The cast of both plays is comprised of six actors, a director, the stage manager, and an assistant stage manager. Among the nine characters are a couple of newlyweds, an oversexed realtor, an inept maid, a stumbling drunk, an aspiring young actress and her male counterpart, an intensely-neurotic theatrical director, and a distracted stage hand who falls in love with a variety of other characters. “It is not that every possible backstage disaster or onstage nightmare is covered here. . . . Instead, these are new and deviously vicious catastrophes, mounting in dread geometric progression, fueled by what may be the least compatible set of colleagues ever assembled” (Jones).
Act 1 is an embarrassing sneak-peek at the play’s final dress rehearsal, and leaves the audience certain the play will never be ready for opening night—just twelve hours off. But the introduction in Act 1 to each of the play’s characters makes for farce, the brand of comedy that mocks a never-to-be-mocked segment of society. In the case of Noises Off, the butt of the joke is the cast itself.
Act 2 takes place a month later, after the play has run four weeks. Now the audience members are transformed from viewers of a play-within-a-play to voyeurs of the cast’s backstage antics. Romances have developed between actors and stagehands, and physical pratfalls abound, the funniest of which is the sophisticated Lloyd’s fall down a flight of backstage stairs with his pants around his ankles. Those who have always wondered what goes on backstage will find Act 2 singularly enlightening, albeit exaggerated.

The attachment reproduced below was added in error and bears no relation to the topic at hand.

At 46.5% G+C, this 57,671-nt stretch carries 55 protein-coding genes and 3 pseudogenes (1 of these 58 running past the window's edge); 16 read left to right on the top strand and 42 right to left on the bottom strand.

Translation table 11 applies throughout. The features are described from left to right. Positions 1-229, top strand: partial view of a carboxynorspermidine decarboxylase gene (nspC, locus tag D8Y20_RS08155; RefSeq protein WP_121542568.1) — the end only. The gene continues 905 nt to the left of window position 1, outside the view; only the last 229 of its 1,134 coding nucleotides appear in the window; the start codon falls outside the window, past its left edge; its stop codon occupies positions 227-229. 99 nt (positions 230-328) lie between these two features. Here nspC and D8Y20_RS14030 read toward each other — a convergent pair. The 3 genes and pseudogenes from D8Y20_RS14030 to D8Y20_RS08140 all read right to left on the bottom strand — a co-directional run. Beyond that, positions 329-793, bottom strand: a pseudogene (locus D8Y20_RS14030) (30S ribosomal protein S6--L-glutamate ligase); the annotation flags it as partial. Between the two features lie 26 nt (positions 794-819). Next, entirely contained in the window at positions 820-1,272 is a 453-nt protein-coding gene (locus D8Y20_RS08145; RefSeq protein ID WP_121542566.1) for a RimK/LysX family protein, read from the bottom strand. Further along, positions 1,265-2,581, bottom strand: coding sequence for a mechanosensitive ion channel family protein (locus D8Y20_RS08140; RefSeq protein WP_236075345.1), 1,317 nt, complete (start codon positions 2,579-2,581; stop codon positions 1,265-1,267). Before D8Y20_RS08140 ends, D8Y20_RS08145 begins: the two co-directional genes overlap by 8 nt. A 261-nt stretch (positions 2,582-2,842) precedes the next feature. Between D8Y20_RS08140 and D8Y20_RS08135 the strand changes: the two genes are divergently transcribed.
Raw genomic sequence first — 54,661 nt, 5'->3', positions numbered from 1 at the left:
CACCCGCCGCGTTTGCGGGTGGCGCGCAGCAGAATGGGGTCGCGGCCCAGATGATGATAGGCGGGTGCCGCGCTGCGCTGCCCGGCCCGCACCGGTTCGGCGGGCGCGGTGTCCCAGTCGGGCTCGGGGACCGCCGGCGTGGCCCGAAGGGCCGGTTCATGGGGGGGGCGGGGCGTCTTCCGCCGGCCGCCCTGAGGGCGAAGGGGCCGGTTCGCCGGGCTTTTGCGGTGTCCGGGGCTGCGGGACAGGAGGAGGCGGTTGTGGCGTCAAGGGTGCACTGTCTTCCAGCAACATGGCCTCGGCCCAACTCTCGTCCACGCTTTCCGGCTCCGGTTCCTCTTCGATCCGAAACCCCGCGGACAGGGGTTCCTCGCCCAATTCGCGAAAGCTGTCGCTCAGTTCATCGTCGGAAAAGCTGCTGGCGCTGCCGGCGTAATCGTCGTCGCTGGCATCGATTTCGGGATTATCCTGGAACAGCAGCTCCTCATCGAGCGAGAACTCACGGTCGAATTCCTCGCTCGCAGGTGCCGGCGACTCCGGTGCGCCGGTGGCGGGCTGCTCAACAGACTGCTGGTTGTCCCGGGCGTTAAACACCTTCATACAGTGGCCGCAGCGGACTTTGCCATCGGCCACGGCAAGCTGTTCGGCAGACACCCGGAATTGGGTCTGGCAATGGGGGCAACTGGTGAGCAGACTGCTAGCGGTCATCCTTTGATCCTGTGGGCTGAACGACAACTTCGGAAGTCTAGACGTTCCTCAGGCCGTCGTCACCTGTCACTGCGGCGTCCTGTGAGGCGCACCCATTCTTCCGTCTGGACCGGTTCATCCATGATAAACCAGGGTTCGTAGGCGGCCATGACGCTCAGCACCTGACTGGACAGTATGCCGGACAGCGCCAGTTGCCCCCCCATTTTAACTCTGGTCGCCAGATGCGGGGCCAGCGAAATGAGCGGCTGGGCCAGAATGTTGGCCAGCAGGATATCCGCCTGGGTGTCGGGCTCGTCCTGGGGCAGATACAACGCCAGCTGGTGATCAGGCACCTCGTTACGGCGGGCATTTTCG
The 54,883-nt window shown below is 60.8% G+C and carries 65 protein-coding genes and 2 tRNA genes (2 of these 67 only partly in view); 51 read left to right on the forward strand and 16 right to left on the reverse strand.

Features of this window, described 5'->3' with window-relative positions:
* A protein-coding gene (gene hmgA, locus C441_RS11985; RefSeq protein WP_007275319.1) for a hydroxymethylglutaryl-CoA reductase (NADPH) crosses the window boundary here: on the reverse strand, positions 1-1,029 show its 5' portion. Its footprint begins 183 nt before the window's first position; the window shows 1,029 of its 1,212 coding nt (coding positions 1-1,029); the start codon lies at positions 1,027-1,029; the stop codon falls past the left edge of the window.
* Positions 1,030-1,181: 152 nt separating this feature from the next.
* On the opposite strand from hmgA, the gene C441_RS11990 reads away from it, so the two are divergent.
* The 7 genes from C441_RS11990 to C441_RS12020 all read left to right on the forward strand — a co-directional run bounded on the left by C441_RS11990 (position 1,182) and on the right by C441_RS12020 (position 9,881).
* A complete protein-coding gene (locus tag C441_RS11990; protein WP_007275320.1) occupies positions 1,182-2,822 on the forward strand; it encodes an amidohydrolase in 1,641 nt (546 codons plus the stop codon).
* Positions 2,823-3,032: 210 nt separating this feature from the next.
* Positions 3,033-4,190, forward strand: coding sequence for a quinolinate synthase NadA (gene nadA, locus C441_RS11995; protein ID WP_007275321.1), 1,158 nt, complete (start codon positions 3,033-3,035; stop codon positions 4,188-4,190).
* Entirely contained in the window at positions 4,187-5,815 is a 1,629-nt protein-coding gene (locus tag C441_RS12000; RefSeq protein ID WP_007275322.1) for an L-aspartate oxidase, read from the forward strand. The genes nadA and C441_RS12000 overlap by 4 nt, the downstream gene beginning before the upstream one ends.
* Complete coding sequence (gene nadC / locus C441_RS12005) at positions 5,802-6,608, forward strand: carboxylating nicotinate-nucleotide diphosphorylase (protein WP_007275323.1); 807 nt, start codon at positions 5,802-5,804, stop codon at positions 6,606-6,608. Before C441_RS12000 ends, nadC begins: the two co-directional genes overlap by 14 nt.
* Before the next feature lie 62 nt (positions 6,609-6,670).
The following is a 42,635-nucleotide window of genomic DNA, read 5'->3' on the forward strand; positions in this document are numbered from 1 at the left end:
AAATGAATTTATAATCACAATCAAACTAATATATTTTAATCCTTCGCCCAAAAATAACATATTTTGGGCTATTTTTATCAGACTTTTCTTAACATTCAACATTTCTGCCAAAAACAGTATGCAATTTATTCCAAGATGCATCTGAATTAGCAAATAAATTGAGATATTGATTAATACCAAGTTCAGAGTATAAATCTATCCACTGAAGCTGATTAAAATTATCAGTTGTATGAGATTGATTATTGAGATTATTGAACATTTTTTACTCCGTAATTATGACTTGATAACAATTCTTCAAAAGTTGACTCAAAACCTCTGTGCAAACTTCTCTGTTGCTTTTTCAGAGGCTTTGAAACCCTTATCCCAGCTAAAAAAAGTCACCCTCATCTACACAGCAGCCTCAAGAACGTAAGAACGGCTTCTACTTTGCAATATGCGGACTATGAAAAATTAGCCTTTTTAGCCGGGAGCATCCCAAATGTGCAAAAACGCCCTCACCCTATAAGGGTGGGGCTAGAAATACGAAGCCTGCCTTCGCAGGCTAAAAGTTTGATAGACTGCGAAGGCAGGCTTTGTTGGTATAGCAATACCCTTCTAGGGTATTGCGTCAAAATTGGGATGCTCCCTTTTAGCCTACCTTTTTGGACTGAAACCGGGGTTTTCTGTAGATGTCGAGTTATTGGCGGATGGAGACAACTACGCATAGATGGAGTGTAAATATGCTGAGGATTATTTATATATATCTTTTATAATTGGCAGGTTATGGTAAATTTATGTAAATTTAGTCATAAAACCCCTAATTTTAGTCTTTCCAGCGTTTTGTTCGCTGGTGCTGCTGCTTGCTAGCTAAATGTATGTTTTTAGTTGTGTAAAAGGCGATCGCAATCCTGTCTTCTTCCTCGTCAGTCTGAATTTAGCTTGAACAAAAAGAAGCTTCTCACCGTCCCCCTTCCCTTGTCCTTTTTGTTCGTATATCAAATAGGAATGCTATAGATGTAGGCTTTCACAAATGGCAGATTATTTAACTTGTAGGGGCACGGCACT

By Act 3, the play Nothing On has disintegrated into “a shambles, sabotaged by the cast and mostly ad-libbed” (United Press International theatre critic Frederick M. Winship, 1983). The actors can be seen once again on the set of the aging production, and the audience is hearing the same lines from Acts 1 and 2 reiterated to newly-choreographed antics by the apathetic actors. Meanwhile, the Noises Off audience has been entertained as much by the story and characters of one play as it has laughed itself silly over the story and characters of the second play. Confused? Not to worry. Good farce can be confusing, but you may take comfort in knowing that “farce is the only thespian form that requires complete surrender of the theatre-goer’s intelligence” (ibid).
There is an extra element to this production that will help you keep things straight, a secret weapon that lends an added element of zaniness to the play—the set. “The biggest star in any good production of Noises Off often is the set,” moving the cast of nine in and out of eight doors “like figures on a Swiss clock” (ibid). A staircase becomes a sort of throne for the unimaginative ingenue, Brook, who can make no adjustments to the foibles of the other actors. Even the telephone cords and bathroom doors draw laughter. Are you beginning to get the picture?
Brook deserves more commentary; she gives new meaning to the euphemism “airhead.” Her straight lines elicit gales of laughter. Why? Bad timing, and her timing gets increasingly worse as the play progresses.
An actor-friend of mine once told me about the fairy godmother of theatre, who, like Cinderella’s, grants wishes to actors. If the fairy godmother of theatre were to grant me one wish, I would ask to play Dotty Otley, the bumbling maid in Noises Off whose task of serving a tray of sardines becomes a virtual quest to keep track of the thing. In fact, the more I think about Dotty and my fairy godmother, the more I wish—